Food Issues, Wellness, and Honoring Yourself

About a month and a half ago, I wrote a blog about my attempts at eating a more low-carb/Primal diet. I was a little iffy about it, but I’d made it a solid month eating this way and saw some tentatively positive results.

Irony of ironies, shortly after I posted that entry, I fell off the wagon. Hard. It’s been a struggle finding my way back, and trying to decide if I even want to eat that way anymore.

I’ve always struggled with my weight and my eating habits. I’ve always been a little bit pudgy, and I’ve always been a volume eater. I mean, I can pack it away. It’s a little disturbing sometimes. I’m also an emotional eater. I’ve often looked in jealousy at people who stopped eating in response to stressful situations. I know that’s unfair; not eating is as bad as eating when it comes to stress responses. But still.

This time around, I knew things had come to a tipping point when I started getting angry at food. I mean . . . that is ridiculous. On closer inspection, it wasn’t that I was angry at food, it was more that I was frustrated at the misinformation and contradictory advice that permeates our food “culture” in the United States and the Western World, generally.

Simply put, we don’t know how to eat anymore.

Our airwaves, our news feeds, our web browsers are filled with ads and “advice” trying to convince us that this is the proper way to eat, or that is the only thing that will help you lose weight, or gain muscle, or do whatever it is you so desperately want to do.

It’s all “scientifically” based information. Eat less carbs. Eat no carbs. You need carbs. Don’t cut out one food group. Cutting out this food group will change your life. Eggs are bad for you. Eggs are the perfect food. Eat only vegetables. Eat only meat.

They’re all right . . . and none of them are.

Our grandparents and great-grandparents didn’t have this problem. If they didn’t grow their own food, the farms that provided the food were nearby. Food was fresh, it was seasonal, and it was largely unprocessed. Cooking and baking were necessities. You ate what was available. There wasn’t a lot of snacking, because the food had to last. They worked it off effortlessly because they didn’t sit at desks for hours on end every day. Their lives required movement.

These days, we have an overabundance of options and far too many food conglomerates vying for our increasingly stretched dollars. We’re all working harder for less, so cheap, processed food has become a necessity. We’re told this processed food is healthy and good for us, even though it’s full of sugars, salt, unhealthy fats, and ingredients we can’t pronounce. We’re so exhausted by the time we get around to eating that we just don’t care anymore. We just want something to fill the void.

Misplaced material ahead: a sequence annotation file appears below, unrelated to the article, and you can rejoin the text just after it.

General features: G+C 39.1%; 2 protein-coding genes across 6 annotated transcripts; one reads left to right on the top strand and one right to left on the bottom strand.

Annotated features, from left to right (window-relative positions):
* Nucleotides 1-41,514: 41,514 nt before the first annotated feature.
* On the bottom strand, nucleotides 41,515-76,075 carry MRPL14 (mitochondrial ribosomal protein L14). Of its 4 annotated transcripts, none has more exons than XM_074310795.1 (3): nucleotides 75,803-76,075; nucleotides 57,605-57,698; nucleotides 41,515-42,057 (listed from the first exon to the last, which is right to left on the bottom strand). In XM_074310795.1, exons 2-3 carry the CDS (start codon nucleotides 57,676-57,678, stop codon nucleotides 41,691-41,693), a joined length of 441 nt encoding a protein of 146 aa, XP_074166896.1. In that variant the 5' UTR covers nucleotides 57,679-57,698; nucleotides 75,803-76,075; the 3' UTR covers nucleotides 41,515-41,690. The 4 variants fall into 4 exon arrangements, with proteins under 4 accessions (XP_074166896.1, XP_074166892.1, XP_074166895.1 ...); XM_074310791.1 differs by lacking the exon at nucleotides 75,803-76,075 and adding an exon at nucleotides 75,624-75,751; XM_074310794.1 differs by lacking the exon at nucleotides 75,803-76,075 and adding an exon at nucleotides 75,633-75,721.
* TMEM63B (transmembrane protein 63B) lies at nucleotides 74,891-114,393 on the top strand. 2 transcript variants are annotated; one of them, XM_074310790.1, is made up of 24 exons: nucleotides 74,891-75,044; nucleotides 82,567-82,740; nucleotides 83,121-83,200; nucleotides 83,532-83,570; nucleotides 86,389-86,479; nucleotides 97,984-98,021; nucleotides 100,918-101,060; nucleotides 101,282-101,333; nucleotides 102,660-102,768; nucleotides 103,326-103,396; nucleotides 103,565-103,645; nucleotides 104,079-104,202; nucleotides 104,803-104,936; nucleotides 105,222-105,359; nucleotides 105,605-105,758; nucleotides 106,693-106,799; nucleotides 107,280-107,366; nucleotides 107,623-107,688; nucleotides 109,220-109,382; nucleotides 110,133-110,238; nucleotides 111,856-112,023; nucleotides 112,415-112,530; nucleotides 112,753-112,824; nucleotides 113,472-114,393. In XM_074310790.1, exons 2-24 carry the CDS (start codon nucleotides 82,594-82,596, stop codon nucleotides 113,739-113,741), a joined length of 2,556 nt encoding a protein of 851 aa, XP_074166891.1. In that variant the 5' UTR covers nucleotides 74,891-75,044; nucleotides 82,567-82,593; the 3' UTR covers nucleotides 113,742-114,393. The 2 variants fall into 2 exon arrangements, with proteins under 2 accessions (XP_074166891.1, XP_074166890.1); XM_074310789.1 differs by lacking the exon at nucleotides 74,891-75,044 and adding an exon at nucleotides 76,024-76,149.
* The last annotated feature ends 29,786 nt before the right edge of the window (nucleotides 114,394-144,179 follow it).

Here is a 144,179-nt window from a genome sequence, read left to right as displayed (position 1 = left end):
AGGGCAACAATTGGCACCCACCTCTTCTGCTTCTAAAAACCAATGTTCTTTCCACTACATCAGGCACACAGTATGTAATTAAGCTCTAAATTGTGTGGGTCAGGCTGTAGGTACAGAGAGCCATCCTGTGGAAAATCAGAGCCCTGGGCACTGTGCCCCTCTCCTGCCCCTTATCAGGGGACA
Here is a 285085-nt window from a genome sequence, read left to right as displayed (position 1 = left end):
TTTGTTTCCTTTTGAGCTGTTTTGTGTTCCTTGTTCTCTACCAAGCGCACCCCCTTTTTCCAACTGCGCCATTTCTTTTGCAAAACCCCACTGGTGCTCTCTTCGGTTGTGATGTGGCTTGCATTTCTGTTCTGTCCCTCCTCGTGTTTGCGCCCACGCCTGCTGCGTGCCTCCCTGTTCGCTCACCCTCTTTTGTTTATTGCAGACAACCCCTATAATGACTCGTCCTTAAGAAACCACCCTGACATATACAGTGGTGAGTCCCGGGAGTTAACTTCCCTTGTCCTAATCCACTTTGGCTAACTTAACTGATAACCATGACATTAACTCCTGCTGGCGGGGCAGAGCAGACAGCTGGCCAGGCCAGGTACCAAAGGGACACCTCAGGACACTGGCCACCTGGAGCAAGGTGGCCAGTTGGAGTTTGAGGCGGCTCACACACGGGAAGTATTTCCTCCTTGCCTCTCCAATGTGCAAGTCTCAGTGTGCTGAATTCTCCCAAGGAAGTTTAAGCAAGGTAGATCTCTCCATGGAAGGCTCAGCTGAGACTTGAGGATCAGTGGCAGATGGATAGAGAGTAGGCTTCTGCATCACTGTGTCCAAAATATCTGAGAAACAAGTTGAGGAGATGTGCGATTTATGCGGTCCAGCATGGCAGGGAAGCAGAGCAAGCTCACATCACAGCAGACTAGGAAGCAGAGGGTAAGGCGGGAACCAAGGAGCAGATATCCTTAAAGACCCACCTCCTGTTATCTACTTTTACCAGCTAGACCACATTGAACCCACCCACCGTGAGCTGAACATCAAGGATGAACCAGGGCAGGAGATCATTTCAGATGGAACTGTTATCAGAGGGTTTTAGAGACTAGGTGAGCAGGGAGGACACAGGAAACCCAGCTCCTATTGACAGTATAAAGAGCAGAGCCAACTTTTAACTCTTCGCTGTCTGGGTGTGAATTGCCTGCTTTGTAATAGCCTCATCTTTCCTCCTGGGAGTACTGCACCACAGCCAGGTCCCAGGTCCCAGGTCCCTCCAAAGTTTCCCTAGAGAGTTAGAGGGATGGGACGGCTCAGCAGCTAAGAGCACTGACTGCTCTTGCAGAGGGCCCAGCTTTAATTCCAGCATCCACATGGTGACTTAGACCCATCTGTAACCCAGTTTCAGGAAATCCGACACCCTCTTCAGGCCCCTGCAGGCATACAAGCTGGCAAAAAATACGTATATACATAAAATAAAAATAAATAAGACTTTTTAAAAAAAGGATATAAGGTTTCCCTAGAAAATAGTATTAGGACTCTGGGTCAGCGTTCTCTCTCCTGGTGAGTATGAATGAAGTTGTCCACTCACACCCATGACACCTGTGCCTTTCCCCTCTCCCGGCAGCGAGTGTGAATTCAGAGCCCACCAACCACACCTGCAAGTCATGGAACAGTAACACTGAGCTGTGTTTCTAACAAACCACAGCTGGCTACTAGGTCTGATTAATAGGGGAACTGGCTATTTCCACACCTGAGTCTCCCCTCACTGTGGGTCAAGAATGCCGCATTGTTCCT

Human beings weren’t meant to live like this, yet here we are. We’ve forgotten what it is to have to work for our food, and we’ve forgotten what it is like to have to have only one way to eat.

We are not necessarily healthier than our ancestors. Our nutritional information has not improved much in the last twenty years. We’ve dug into the minutia of micronutrients, but we’ve overlooked the bigger picture. We hear good news about one thing, and forget that there are other things equally as good.

We’ve forgotten that, once upon a time, we knew how to eat intuitively.

We effortlessly ate nutritional things, things that would give us strength, energy, and the vitamins and minerals we needed. We didn’t need to worry about empty calories; there weren’t any. There were simply foods that would help us and foods that would kill us. Don’t eat the latter, and you’re good to go.

Where am I going with this? I’m not sure, to be honest. I’m mostly just raging at the skies, frustrated with where I find myself and unsure what my next steps are. I want to eat healthily and I don’t want to obsess. I want to find that natural way of eating that balances nutrition with our body’s natural cues for satiation and hunger. I want to stop feeling guilty for being hungry after “only” four hours between meals.

So, these days I’m in an in-between phase. I’m focusing on whole foods where I can, and eating a little less meat for the time being. I’m trying to get my nutrients from whole foods whenever possible, but leaving room for an indulgence now and then. I’m trying to take it easy with breads and pastas, but I’m not leaving out carbs altogether.

How long will this last before I jump on the next bandwagon? Hard to say. But all I know is I’m searching still to find some peace when it comes to food.

I look forward to the day when I find it.

Roma tomatoes from my own garden.
Roma tomatoes from my own garden this year.